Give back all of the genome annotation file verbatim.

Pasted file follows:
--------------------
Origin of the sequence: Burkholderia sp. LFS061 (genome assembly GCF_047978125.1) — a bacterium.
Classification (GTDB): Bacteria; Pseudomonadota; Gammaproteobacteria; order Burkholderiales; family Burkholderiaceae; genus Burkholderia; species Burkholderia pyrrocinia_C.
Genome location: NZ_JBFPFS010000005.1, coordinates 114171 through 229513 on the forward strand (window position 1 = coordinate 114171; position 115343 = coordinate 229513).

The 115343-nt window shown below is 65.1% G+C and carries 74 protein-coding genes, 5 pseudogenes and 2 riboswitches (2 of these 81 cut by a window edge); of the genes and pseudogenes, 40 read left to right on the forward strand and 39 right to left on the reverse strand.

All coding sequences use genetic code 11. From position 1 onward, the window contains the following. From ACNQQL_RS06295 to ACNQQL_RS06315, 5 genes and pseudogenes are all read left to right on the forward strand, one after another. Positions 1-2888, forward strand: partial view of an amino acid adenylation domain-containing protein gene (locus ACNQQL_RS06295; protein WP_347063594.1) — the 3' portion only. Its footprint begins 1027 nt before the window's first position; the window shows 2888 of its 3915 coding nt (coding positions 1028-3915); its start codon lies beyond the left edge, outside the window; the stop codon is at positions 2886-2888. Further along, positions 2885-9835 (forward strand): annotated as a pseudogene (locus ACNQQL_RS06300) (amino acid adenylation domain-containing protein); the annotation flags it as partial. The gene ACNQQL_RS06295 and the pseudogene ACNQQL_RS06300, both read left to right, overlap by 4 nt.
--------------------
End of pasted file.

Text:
Origin of the sequence: Burkholderia sp. LFS061 (genome assembly GCF_047978125.1) — a bacterium.
Classification (GTDB): Bacteria; Pseudomonadota; Gammaproteobacteria; order Burkholderiales; family Burkholderiaceae; genus Burkholderia; species Burkholderia pyrrocinia_C.
Genome location: NZ_JBFPFS010000005.1, coordinates 114171 through 229513 on the forward strand (window position 1 = coordinate 114171; position 115343 = coordinate 229513).

The 115343-nt window shown below is 65.1% G+C and carries 74 protein-coding genes, 5 pseudogenes and 2 riboswitches (2 of these 81 cut by a window edge); of the genes and pseudogenes, 40 read left to right on the forward strand and 39 right to left on the reverse strand.

All coding sequences use genetic code 11. From position 1 onward, the window contains the following. From ACNQQL_RS06295 to ACNQQL_RS06315, 5 genes and pseudogenes are all read left to right on the forward strand, one after another. Positions 1-2888, forward strand: partial view of an amino acid adenylation domain-containing protein gene (locus ACNQQL_RS06295; protein WP_347063594.1) — the 3' portion only. Its footprint begins 1027 nt before the window's first position; the window shows 2888 of its 3915 coding nt (coding positions 1028-3915); its start codon lies beyond the left edge, outside the window; the stop codon is at positions 2886-2888. Further along, positions 2885-9835 (forward strand): annotated as a pseudogene (locus ACNQQL_RS06300) (amino acid adenylation domain-containing protein); the annotation flags it as partial. The gene ACNQQL_RS06295 and the pseudogene ACNQQL_RS06300, both read left to right, overlap by 4 nt.